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The New Hearing Aids

They're sure not what Grandpa wore.

Hearing Aid Styles

Where the hearing aid is worn - behind or inside the ear - is determined by its size. People with more severe hearing loss often need a larger size to accommodate the added circuitry and wires.

In-the-Ear (ITE): These fit completely in the outer ear and are used for mild to severe hearing loss. The case, which holds the circuitry, is made of hard plastic. ITE aids can be damaged by earwax and ear drainage, and their small size can cause adjustment problems and feedback.

Behind-the-Ear (BTE): These are worn behind the ear and are connected to a plastic earmold that fits inside the outer ear. Sound travels through the earmold (which holds the circuitry) and into the ear. BTE aids are used by people for mild to profound hearing loss. If the earmold is not properly fitted, there can be feedback - a whistling sound caused by either the fit or by buildup of earwax or fluid.

BTE hearing aids can be linked with Bluetooth cell phone technology. "The Bluetooth plugs into the ear hearing aid, so you're hearing directly from the phone into the hearing aid. It cuts out background noise," Dibkey says. "It's very cool."

Canal Aids: The in-the-canal (ITC) aid is customized to fit the size and shape of the ear canal. It is used for mild to moderately severe hearing loss. A completely-in-canal (CIC) aid is nearly hidden in the canal and is used for mild-to-moderately severe hearing loss. Because of their small size, canal aids may be difficult for the user to adjust and remove. These aids may be damaged by earwax and ear draining.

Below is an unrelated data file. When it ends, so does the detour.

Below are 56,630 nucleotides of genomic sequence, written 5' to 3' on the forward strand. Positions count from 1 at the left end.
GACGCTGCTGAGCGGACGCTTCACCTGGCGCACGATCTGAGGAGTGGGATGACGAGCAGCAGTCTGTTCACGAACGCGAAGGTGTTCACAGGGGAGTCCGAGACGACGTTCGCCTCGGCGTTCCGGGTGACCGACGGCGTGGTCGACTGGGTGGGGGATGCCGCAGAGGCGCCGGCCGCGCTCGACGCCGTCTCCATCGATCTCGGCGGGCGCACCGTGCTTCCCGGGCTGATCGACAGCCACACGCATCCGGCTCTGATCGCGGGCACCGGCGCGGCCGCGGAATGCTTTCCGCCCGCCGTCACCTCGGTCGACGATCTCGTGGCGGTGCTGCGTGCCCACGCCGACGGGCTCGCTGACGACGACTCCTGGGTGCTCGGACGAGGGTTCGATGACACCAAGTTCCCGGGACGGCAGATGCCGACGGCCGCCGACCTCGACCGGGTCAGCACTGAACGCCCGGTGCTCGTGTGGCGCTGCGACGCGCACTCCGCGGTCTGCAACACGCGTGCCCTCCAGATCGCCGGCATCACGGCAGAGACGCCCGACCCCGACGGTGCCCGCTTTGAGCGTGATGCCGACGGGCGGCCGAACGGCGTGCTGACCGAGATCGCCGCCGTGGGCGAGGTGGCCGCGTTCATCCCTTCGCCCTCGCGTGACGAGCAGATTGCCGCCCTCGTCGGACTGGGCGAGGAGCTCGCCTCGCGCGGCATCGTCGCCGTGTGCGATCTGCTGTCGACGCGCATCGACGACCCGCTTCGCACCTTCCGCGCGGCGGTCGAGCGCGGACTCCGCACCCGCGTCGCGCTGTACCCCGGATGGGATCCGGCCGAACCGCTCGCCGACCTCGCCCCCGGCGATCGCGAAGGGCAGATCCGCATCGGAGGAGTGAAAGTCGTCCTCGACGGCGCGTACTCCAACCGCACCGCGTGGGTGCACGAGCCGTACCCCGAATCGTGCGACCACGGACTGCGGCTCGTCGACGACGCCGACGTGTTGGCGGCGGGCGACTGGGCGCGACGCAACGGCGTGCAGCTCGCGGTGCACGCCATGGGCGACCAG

The in-canal hearing aids are the most popular, says Dibkey. "They're small-sized and fit into the ear canal - but not so deep that reception is impeded by ear wax."

Hearing Aid Circuitry

A hearing aid's inside mechanisms will vary among the devices. Basically, there are three types of circuitry or electronics that are used:

Conventional: This is the traditional analog hearing aid, offering the least-expensive technology. The computer-programmed analog hearing aids are slightly more sophisticated, since the audiologist can create more than one program - like "all-the-time" and "noisy environment" settings - so you can change it, via a remote control, to suit your environment. Cost: $700 to $1,000.

Digital/Programmable: This is computer-programmed technology and can be set to precisely match a patient's hearing loss and response time. Digital hearing aids use a microphone, receiver, battery, and computer chip to provide the most sophisticated hearing aid. Cost: $900 to $1,500.

New-Generation Digital: These hearing aids offer 16 bands - treble, bass, and mid-levels - for the most precision in sound quality and clarity. "We can computer-program a hearing aid on as many as 16 bands, to match their hearing loss at every pitch. It's tailor-made to match their hearing loss," explains Dibkey. "And the directional microphones are clinically proven to be most effective in improving speech intelligibility in noisy situations." Cost: $1,200 to $3,500.

"The newest technology is definitely worth the expense," says Dibkey. "No hearing aid can eliminate background noise entirely, but they're getting better -- and the newest ones are the best we've ever had. And the clarity is amazing. ... It's like comparing CDs and DVDs with records and video tapes."

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